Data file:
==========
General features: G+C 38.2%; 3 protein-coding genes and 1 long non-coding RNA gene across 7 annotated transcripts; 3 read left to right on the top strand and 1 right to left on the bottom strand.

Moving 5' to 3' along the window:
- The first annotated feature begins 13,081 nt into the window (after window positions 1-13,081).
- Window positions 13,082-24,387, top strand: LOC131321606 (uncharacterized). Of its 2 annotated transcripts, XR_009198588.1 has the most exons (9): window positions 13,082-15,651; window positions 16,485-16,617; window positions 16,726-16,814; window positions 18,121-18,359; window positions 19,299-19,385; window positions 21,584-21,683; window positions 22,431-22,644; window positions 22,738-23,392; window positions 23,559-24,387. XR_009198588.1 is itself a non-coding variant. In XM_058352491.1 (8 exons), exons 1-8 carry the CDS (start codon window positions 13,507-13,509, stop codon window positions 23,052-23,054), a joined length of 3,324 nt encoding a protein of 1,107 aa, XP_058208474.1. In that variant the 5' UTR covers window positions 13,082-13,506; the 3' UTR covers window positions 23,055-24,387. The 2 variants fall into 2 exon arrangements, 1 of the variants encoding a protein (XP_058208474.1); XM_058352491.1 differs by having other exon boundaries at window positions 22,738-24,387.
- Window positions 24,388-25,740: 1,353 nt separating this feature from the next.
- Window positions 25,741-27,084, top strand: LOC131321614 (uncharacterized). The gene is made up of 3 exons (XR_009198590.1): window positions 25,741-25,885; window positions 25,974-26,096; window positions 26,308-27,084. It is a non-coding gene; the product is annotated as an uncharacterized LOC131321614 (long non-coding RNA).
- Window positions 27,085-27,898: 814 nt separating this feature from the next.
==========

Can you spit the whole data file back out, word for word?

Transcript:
General features: G+C 38.2%; 3 protein-coding genes and 1 long non-coding RNA gene across 7 annotated transcripts; 3 read left to right on the top strand and 1 right to left on the bottom strand.

Moving 5' to 3' along the window:
- The first annotated feature begins 13,081 nt into the window (after window positions 1-13,081).
- Window positions 13,082-24,387, top strand: LOC131321606 (uncharacterized). Of its 2 annotated transcripts, XR_009198588.1 has the most exons (9): window positions 13,082-15,651; window positions 16,485-16,617; window positions 16,726-16,814; window positions 18,121-18,359; window positions 19,299-19,385; window positions 21,584-21,683; window positions 22,431-22,644; window positions 22,738-23,392; window positions 23,559-24,387. XR_009198588.1 is itself a non-coding variant. In XM_058352491.1 (8 exons), exons 1-8 carry the CDS (start codon window positions 13,507-13,509, stop codon window positions 23,052-23,054), a joined length of 3,324 nt encoding a protein of 1,107 aa, XP_058208474.1. In that variant the 5' UTR covers window positions 13,082-13,506; the 3' UTR covers window positions 23,055-24,387. The 2 variants fall into 2 exon arrangements, 1 of the variants encoding a protein (XP_058208474.1); XM_058352491.1 differs by having other exon boundaries at window positions 22,738-24,387.
- Window positions 24,388-25,740: 1,353 nt separating this feature from the next.
- Window positions 25,741-27,084, top strand: LOC131321614 (uncharacterized). The gene is made up of 3 exons (XR_009198590.1): window positions 25,741-25,885; window positions 25,974-26,096; window positions 26,308-27,084. It is a non-coding gene; the product is annotated as an uncharacterized LOC131321614 (long non-coding RNA).
- Window positions 27,085-27,898: 814 nt separating this feature from the next.